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Ancient Geometrical Analysis and Modern Logic

  • Jaakko Hintikka
  • Unto Remes
Chapter
Part of the Boston Studies in the Philosophy of Science book series (BSPS, volume 39)

Abstract

The old heuristic method known as analysis (geometrical analysis) was famous in Antiquity, and in the course of the history of Western thought its generalizations have played an important and varied role. It is nevertheless far from obvious what this renowned method of the ancient geometers really was. One reason for this difficulty of understanding the method is the scarcity of ancient descriptions of the procedure of analysis. Another is the relative failure of these descriptions to do justice to the practice of analysis among ancient mathematicians.

Keywords

Sequent Calculus Modern Logic Ancient Method Reidel Publishing Company Tableau Method 
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Notes

  1. 1.
    Hintikka, Jaakko and Remes, Unto, The Method of Analysis: Its Geometrical Origin and Its General Significance (Boston Studies in the Philosophy of Science, Vol. 25), D. Reidel Publishing Company, Dordrecht, 1974.Google Scholar
  2. 2.
    Beth, E. W., ‘Semantic Entailment and Formal Derivability’, Mededelingen van de Koninklijke Nederlandse Akademie van Wetenschappen, Afdeling Letterkunde, N.R., 18, n: of 13, Amsterdam 1955, reprinted in Jaakko Hintikka (ed.), The Philosophy of Mathematics, Oxford University Press, Oxford, 1969. — Beth refers to Plato’s Philebus 18 B-D, and to Aristotle’s Metaphysics IV, 3, 1005b2, and to Leibniz. Cf. The Philosophy of Mathematics, p. 19, note 8.Google Scholar
  3. 3.
    Cf. Pappi Alexandrini Collections Quae Supersunt, Fr. Hultsch (ed.), Weidmann, Berlin, Vols. I-III, 1876–77, 634–36. Cf. Hintikka, Jaakko, Logic, Language-Games, and Information (= LLGI), Clarendon Press, Oxford, 1973, Chapter IX, and Hintikka-Remes, Chapter II, for secondary literature on Pappus’ description.Google Scholar
  4. 4.
    Hintikka-Remes, Chapter II.Google Scholar
  5. 5.
    Hultsch, pp. 830–32. The translation is from Heath, T. L., The Thirteen Books of Euclid’s Elements, Cambridge University Press, Cambridge, 1926, pp. 141–142. Pace Heath, we speak of construction in analysis as a part of the transformation (Part I of analysis).Google Scholar
  6. 6.
    See Kleene, Stephen C., Mathematical Logic, John Wiley & Sons. Inc., New York, 1968, p. 289.Google Scholar
  7. 9.
    Cf. Hintikka-Remes, Appendix 1. This Appendix is by Prof. Arpad Szabó. For the two types of reductive arguments, see Lakatos, I. (ed.), Problems in the Philosophy of Mathematics, North-Holland Publishing Company, Amsterdam, 1967, p. 10 (comment by Prof. Kalmar), and p. 25 (reply by Prof Szabó). For the early history of the reductive arguments, see Knorr, W., The Evolution of the Euclidean Elements, D. Reidel Publishing Company, Dordrecht, 1975, Chapter II.Google Scholar
  8. 10.
    See Gulley, Norman, ‘Greek Geometrical Analysis’, Phronesis 3 (1958), 1–14.CrossRefGoogle Scholar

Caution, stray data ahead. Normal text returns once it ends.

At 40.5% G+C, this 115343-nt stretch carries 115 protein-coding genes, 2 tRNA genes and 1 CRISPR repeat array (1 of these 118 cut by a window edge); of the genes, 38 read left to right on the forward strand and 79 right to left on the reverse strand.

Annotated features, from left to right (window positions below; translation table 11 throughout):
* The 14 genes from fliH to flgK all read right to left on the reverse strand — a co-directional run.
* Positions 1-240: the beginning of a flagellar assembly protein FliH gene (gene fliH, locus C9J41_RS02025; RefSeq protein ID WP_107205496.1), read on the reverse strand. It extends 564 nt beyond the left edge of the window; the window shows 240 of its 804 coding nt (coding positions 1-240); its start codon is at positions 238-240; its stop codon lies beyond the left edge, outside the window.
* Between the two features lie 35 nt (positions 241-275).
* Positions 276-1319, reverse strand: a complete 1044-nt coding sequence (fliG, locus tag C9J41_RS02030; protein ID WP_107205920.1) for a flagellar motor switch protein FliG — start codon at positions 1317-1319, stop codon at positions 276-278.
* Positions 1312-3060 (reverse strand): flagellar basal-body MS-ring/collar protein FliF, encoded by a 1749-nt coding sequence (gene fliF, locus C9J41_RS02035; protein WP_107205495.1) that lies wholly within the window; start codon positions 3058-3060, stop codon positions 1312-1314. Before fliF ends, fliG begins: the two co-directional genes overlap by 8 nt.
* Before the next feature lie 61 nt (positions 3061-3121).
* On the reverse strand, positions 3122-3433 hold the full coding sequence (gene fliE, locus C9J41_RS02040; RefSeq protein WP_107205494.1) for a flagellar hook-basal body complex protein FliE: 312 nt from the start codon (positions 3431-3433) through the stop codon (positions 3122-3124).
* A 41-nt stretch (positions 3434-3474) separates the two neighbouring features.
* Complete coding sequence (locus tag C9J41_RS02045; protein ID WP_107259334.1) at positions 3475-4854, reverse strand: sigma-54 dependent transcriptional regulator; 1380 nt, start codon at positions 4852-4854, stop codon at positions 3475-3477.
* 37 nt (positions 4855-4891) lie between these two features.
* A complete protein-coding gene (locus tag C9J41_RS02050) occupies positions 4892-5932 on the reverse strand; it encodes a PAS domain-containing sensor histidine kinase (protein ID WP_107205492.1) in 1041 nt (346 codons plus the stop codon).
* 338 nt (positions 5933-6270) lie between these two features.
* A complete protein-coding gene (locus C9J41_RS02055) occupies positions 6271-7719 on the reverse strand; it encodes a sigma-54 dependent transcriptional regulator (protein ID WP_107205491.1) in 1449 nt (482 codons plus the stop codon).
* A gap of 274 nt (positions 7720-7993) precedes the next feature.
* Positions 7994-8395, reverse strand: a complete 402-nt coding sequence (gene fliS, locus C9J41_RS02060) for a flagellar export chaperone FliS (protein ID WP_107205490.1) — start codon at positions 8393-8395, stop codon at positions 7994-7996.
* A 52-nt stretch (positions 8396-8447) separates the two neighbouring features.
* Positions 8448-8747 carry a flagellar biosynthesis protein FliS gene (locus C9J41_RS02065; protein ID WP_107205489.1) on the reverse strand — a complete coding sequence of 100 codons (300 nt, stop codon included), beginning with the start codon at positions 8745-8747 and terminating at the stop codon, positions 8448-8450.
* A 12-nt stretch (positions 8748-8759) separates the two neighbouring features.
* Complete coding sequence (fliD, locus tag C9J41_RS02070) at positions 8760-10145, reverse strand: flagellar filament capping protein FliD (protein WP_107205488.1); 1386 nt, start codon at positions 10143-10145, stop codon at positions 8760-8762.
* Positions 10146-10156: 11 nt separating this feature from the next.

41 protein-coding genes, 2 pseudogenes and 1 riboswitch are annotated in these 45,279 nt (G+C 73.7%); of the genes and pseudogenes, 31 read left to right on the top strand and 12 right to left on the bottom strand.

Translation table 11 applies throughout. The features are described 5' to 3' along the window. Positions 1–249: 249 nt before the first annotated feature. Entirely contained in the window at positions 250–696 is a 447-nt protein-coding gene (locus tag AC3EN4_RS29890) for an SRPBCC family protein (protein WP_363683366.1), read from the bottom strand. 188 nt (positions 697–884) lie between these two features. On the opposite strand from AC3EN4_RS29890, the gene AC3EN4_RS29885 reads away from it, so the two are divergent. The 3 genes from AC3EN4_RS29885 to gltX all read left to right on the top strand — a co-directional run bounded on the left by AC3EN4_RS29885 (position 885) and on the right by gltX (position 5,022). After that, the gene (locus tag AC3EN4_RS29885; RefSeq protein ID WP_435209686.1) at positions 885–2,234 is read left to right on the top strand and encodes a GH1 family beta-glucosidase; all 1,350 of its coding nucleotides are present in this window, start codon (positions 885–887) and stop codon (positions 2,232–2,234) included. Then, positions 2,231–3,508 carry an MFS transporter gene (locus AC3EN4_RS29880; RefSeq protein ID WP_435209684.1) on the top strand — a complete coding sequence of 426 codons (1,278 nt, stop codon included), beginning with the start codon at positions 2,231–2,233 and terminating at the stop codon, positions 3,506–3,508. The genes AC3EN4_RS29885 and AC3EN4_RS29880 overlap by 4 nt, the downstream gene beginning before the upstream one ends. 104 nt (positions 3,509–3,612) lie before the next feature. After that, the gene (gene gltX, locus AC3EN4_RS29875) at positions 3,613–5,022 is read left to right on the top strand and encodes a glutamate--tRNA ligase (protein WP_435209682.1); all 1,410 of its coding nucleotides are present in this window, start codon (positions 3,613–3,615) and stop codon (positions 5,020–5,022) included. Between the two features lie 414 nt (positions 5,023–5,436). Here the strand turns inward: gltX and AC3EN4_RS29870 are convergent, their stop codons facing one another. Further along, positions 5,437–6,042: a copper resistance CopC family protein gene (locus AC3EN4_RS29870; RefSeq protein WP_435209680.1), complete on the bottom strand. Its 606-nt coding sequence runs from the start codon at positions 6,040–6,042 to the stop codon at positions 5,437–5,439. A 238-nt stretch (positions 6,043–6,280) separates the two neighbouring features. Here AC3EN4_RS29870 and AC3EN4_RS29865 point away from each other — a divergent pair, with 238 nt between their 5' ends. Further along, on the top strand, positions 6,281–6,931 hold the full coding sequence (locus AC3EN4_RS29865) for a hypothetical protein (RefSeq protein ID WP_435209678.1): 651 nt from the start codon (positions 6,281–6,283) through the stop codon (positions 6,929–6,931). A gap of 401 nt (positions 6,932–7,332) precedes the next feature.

9. 11.
    For the original treatment of the cut formula in the sequent calculus, see Gentzen, G., ‘Untersuchungen über das logische Schliessen’, Mathematische Zeitschrift 39 (1934), 176–210 and 405–431; for an earlier idea of eliminating modus ponens, see Herbrand, J., in Warren D. Goldfarb and J. van Heijenoort (eds.), Logical Writings, D. Reidel Publishing Company, Dordrecht-Holland, 1971, pp. 40ff.CrossRefGoogle Scholar
  10. 12.
    For the observations concerning the necessity of dealing with auxiliary constructions in geometry, see Proclus In. Pr. Eucl. Comm. (ed. Friedlein), p. 78, line 12ff., and Euclides: Suppl. Anaritii Comm. (ed. by Curtze), pp. 88 and 106.Google Scholar
  11. 13.
    Cf. Beth’s article in The Philosophy of Mathematics, p. 37, and Beth, Aspects of Modern Logic, D. Reidel Publishing Company, Dordrecht-Holland, 1970, p. 44; Hintikka, LLGI, p. 215.Google Scholar
  12. 14.
    Cf. LLGI, pp. 141 and 178–185.Google Scholar
  13. 17.
    Cf. Tarski, A., ‘What Is Elementary Geometry?’ in The Philosophy of Mathematics, pp. 165–175, reprinted from The Axiomatic Method (ed. by L. Henkin, P. Suppes, and A. Tarski), North-Holland Publishing Company, Amsterdam, 1959, pp. 16–29. We refer the reader to Tarski’s paper also for the sense of ‘elementary’ which we are presupposing here.Google Scholar
  14. 18.
    Tannery, Paul, Mémoires Scientifiques II, p. 1 for the quadratrix.Google Scholar
  15. 19.
    Cf. Tarski, A., A Decision Method for Elementary Algebra and Geometry, second edition, University of California Press, Berkeley and Los Angeles, 1951, p. 45.Google Scholar
  16. 20.
    Cf., e.g., Prawitz, Dag, ‘Advances and Problems in Mechanical Proof Procedures’, Machine Intelligence 4, 59–71.Google Scholar
  17. 21.
    See La Géométrie, p. 299 of the original.Google Scholar
  18. 22.
    See Prawitz, Dag, op. cit. Google Scholar
  19. 23.
    Cf. Hintikka-Remes, Chapter VII.Google Scholar
  20. 24.
    Cf. LLGI, Chapter IX.Google Scholar
  21. 25.
    Such as Gentzen’s Extended Hauptsatz.Google Scholar
  22. 26.
    For such a possible dependency, see Hintikka-Remes, Chapter III.Google Scholar
  23. 27.
    Cf. Chapter VI of Hintikka-Remes.Google Scholar

Copyright information

© D. Reidel Publishing Company, Dordrecht-Holland 1976

Authors and Affiliations

  • Jaakko Hintikka
    • 1
  • Unto Remes
    • 1
  1. 1.Academy of FinlandFinland

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